Interview with Andrew Wilson
PTS alumnus and author of Here I Walk
Where did the idea for the pilgrimage come from?
It was while my wife Sarah and I were PhD candidates at PTS, and in particular while I was teaching Church History 101, that I read how Luther went on a pilgrimage to Rome. I’d known that fact for years, but for some reason it struck me at the time that Luther was a hiker. I grew up hiking in the mountains of the Pacific Northwest; after college I even hiked 1000 miles of the Pacific Crest Trail through Oregon and Washington. I’d always been looking for similar adventures, but I never knew how to marry long distance walking with my career as a scholar—which consists mostly of sitting and reading. When I realized that the 500th anniversary of Luther’s pilgrimage was coming soon, I said to Sarah that we should try and do it. It wasn’t until we moved to Strasbourg, France, that the idea became a real possibility. Sarah’s work there at the Institute for Ecumenical Research gave our proposed trek a purpose: to bring attention to Luther not as the later Reformer, but as a teacher for the whole church. Following his pre-Reformation steps to Rome seemed like a powerful symbolic gesture. And we’d use the trip to find out more about Luther’s world in general.
Where did you walk? How did you find your way?
It was not at all as straightforward as we had imagined. The later Luther had a lot to say about Rome, but very little about his journey there, and almost nothing to indicate his route. We finally drew up our itinerary based on hundred-year old German scholarship, but that still didn’t tell us where to place our feet precisely. Many of those late medieval roads are now buried under modern highways, so we borrowed the pleasant walking trails pieced together by the modern pilgrim movement. In Germany we mostly followed sections of the Jakobsweg (German for Camino de Santiago); from Pavia in Italy, we walked along the Via Francigena. It was not Luther’s route precisely, but close enough, and more importantly, pleasant and safe for pedestrians.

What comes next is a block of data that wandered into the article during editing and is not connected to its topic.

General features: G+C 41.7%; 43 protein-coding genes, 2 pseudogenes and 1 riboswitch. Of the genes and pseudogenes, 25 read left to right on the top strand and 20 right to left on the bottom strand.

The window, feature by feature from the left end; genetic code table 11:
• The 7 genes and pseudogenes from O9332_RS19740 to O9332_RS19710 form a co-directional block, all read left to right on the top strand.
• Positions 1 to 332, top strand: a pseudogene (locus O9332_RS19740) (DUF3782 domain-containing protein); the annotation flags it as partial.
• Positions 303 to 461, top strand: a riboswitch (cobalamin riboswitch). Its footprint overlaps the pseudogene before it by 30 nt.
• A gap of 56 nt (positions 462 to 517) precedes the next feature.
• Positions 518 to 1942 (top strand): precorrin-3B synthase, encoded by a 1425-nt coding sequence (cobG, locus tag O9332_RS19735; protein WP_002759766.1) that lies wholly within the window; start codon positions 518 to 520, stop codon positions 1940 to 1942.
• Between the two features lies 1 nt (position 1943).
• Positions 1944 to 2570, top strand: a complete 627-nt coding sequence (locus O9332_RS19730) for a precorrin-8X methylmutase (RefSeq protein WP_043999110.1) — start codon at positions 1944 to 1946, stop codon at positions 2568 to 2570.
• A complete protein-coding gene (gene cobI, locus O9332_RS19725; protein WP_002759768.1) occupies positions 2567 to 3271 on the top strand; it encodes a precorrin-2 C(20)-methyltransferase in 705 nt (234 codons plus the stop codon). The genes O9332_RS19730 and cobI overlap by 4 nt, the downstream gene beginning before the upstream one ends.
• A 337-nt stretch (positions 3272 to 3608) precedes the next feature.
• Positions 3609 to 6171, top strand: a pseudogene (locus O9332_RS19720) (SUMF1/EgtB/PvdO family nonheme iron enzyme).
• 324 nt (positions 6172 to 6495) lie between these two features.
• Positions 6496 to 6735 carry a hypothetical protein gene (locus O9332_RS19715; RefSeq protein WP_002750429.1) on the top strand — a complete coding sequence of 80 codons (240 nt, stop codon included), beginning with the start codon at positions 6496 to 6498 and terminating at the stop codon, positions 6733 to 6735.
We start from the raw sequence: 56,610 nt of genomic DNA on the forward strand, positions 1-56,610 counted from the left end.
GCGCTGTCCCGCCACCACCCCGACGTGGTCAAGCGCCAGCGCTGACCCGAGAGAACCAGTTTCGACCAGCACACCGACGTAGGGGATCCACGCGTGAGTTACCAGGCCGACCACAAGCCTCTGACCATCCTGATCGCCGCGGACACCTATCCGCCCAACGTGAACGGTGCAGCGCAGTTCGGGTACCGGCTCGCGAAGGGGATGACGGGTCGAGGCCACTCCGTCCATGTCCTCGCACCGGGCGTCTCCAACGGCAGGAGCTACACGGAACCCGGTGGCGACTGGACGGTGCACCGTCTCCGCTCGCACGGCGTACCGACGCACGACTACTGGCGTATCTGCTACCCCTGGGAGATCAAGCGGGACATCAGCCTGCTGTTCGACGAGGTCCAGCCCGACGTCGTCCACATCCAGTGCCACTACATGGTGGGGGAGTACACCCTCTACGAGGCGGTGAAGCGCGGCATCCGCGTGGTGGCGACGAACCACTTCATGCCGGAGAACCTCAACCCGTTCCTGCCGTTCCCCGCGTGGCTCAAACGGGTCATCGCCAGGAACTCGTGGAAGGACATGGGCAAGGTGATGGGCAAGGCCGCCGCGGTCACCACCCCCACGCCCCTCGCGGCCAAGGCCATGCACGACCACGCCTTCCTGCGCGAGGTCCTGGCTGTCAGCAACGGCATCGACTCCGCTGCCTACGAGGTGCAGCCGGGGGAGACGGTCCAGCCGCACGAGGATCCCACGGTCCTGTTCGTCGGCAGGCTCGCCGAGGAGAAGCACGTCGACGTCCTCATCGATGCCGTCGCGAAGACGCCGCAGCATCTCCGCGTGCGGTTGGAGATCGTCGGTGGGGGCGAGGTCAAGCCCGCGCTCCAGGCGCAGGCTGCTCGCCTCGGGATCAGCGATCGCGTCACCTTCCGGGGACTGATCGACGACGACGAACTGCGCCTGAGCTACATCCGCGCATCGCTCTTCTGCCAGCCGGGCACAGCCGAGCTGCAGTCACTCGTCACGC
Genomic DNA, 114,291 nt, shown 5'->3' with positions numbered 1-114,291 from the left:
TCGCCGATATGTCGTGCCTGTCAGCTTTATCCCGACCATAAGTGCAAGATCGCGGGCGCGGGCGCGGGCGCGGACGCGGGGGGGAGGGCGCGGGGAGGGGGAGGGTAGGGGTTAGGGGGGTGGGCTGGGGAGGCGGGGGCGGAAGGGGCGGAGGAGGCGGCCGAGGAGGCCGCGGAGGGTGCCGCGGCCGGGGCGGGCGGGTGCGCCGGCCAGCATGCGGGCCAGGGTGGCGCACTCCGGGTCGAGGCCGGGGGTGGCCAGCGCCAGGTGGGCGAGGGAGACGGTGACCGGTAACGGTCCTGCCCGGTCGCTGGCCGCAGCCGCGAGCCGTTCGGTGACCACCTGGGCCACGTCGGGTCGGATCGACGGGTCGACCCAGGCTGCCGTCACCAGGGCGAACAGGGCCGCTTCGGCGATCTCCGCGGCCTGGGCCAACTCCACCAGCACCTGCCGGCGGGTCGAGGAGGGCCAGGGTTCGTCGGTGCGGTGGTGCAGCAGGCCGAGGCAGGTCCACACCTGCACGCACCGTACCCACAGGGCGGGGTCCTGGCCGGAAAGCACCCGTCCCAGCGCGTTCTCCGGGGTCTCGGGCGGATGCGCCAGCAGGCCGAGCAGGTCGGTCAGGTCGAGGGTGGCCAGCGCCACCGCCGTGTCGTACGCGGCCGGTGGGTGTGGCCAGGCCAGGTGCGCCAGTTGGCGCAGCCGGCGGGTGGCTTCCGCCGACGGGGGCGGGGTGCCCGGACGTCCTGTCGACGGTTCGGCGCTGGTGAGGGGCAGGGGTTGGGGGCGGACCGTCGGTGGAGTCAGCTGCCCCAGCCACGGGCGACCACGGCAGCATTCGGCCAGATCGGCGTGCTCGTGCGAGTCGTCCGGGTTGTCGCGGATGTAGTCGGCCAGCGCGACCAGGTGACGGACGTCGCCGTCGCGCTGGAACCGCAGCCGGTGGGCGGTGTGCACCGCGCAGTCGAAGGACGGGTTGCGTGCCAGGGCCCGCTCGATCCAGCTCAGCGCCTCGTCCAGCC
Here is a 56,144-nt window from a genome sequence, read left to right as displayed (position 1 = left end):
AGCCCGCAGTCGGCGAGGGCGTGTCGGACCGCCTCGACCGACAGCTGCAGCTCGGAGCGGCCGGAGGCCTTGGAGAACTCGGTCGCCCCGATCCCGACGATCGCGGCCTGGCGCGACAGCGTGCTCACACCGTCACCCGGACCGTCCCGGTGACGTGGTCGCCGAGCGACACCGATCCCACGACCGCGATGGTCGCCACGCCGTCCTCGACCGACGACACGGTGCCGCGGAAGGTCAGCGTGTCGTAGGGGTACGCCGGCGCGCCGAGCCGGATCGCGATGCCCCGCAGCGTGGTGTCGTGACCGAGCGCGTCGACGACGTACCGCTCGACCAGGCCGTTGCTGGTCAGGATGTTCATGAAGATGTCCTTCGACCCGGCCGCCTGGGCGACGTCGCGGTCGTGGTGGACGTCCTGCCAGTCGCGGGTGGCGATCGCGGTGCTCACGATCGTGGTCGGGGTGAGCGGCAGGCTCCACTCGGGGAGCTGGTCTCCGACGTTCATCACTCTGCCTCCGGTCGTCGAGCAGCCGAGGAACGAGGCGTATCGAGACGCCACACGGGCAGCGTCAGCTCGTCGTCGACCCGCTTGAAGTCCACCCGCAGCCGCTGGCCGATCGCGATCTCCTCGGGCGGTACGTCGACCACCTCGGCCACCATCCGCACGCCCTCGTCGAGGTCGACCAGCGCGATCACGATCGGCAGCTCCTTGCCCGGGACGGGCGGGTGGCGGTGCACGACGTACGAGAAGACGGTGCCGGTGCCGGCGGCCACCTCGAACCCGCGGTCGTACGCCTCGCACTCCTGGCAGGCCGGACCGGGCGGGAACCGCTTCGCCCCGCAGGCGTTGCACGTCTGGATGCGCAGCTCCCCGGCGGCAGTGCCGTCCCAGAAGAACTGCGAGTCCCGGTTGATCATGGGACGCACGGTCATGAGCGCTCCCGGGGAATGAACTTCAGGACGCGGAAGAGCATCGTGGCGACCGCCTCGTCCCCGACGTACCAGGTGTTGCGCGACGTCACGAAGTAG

What were some highlights of your trip?
The most stunning scenery we found in the Val de Chiavenna, just up the valley from Lake Como, where the toothy Bregaglian Alps loom above terraces of chestnut trees. Germany was full of picturesque villages, ornately decorated churches, and prosperous farmland. I was particularly moved by the open, arid, volcanic landscape just south of Siena—it reminded me of my home in eastern Washington. Our most touching moments involved being invited into peoples’ homes. In Oettingen the church organist gave us a pleasant room to sleep in and a blaring Bach awakening; in Chiavenna a boisterous Catholic family was overjoyed to discover that Luther, whom they loved, had been in their town, and proclaimed their hope for renewed ecumenical reconciliation.
What did you learn that you had not expected beforehand?
I was expecting to find much, much more that Luther would have seen. Sure, there are a few churches, monasteries, and fortresses that Luther saw and even stayed in, but most of these have been rebuilt or altered significantly since he walked by. Between the old city centers there’s almost nothing. The crops are almost completely different, too: corn, soybeans, sunflowers, rice, potatoes, tomatoes, tobacco. Even rivers’ courses have changed. Five hundred years is a very long time. By contrast, so much of what Luther wrote is as clear today as when he put it down on paper. Ideas are much more durable than stone.
How did your studies at PTS contribute to your trip?
One of the greatest things about my PhD studies at PTS was the freedom to explore—and the time to do it in. It was my job, in a sense, to be curious. When we first thought of recreating Luther’s pilgrimage to Rome, I went to the Seminary Library (and the Firestone Library at Princeton University, across the way) and looked up every article and book that I could find about that episode of Luther's life. Having lived in various places—including Strasbourg with its Bibliothèque Nationale Universitaire—I can assure you that there is no better place than Princeton to do research in church history; there’s simply very little that is published that cannot be readily found there. When I found the literature I needed, it took a fair amount of time to read it in German—but again, I had the time and freedom as a grad student to do that. And all of this was for what was a very extracurricular activity, not even a real possibility at the time. There was simply no way I could have prepared for this unforeseen adventure without first having had the resources and time given me by PTS. In a world obsessed with productivity, it is a true luxury simply to follow a rabbit trail. And all this is to say nothing of all the coursework, reading, comps, conversation, and connections that make up the intellectual life at PTS, which one can never quantify or exhaust.